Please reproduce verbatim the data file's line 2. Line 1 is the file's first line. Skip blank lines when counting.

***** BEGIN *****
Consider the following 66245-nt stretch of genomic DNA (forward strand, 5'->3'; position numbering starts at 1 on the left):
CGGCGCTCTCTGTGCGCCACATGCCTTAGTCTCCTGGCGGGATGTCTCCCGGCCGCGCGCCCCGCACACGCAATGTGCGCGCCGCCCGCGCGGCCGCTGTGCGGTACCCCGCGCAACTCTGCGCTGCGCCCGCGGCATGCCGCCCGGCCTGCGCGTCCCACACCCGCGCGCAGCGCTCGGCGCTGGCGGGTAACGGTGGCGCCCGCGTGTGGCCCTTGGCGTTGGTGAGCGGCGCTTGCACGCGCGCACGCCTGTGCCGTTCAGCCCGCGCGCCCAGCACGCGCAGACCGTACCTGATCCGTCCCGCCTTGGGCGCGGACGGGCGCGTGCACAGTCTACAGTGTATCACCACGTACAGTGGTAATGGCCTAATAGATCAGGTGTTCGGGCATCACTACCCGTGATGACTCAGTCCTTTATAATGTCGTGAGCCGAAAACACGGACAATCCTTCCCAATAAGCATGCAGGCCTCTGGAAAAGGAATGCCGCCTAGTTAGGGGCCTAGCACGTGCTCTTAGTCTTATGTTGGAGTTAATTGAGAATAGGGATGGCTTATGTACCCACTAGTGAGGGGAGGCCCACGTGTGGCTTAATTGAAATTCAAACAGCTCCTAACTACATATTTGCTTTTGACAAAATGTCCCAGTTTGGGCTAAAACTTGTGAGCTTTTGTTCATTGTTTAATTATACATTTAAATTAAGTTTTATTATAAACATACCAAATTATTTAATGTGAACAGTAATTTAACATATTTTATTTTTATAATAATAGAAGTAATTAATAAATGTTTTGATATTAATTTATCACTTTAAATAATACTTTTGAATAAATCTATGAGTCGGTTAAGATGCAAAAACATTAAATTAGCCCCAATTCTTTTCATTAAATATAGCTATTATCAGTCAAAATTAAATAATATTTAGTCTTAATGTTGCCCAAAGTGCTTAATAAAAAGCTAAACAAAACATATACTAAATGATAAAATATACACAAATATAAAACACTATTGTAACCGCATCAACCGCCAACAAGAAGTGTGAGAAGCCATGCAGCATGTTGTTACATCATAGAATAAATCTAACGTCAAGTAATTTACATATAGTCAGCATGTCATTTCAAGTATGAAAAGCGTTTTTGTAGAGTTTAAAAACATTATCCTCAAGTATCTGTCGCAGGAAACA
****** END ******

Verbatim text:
CGGCGCTCTCTGTGCGCCACATGCCTTAGTCTCCTGGCGGGATGTCTCCCGGCCGCGCGCCCCGCACACGCAATGTGCGCGCCGCCCGCGCGGCCGCTGTGCGGTACCCCGCGCAACTCTGCGCTGCGCCCGCGGCATGCCGCCCGGCCTGCGCGTCCCACACCCGCGCGCAGCGCTCGGCGCTGGCGGGTAACGGTGGCGCCCGCGTGTGGCCCTTGGCGTTGGTGAGCGGCGCTTGCACGCGCGCACGCCTGTGCCGTTCAGCCCGCGCGCCCAGCACGCGCAGACCGTACCTGATCCGTCCCGCCTTGGGCGCGGACGGGCGCGTGCACAGTCTACAGTGTATCACCACGTACAGTGGTAATGGCCTAATAGATCAGGTGTTCGGGCATCACTACCCGTGATGACTCAGTCCTTTATAATGTCGTGAGCCGAAAACACGGACAATCCTTCCCAATAAGCATGCAGGCCTCTGGAAAAGGAATGCCGCCTAGTTAGGGGCCTAGCACGTGCTCTTAGTCTTATGTTGGAGTTAATTGAGAATAGGGATGGCTTATGTACCCACTAGTGAGGGGAGGCCCACGTGTGGCTTAATTGAAATTCAAACAGCTCCTAACTACATATTTGCTTTTGACAAAATGTCCCAGTTTGGGCTAAAACTTGTGAGCTTTTGTTCATTGTTTAATTATACATTTAAATTAAGTTTTATTATAAACATACCAAATTATTTAATGTGAACAGTAATTTAACATATTTTATTTTTATAATAATAGAAGTAATTAATAAATGTTTTGATATTAATTTATCACTTTAAATAATACTTTTGAATAAATCTATGAGTCGGTTAAGATGCAAAAACATTAAATTAGCCCCAATTCTTTTCATTAAATATAGCTATTATCAGTCAAAATTAAATAATATTTAGTCTTAATGTTGCCCAAAGTGCTTAATAAAAAGCTAAACAAAACATATACTAAATGATAAAATATACACAAATATAAAACACTATTGTAACCGCATCAACCGCCAACAAGAAGTGTGAGAAGCCATGCAGCATGTTGTTACATCATAGAATAAATCTAACGTCAAGTAATTTACATATAGTCAGCATGTCATTTCAAGTATGAAAAGCGTTTTTGTAGAGTTTAAAAACATTATCCTCAAGTATCTGTCGCAGGAAACA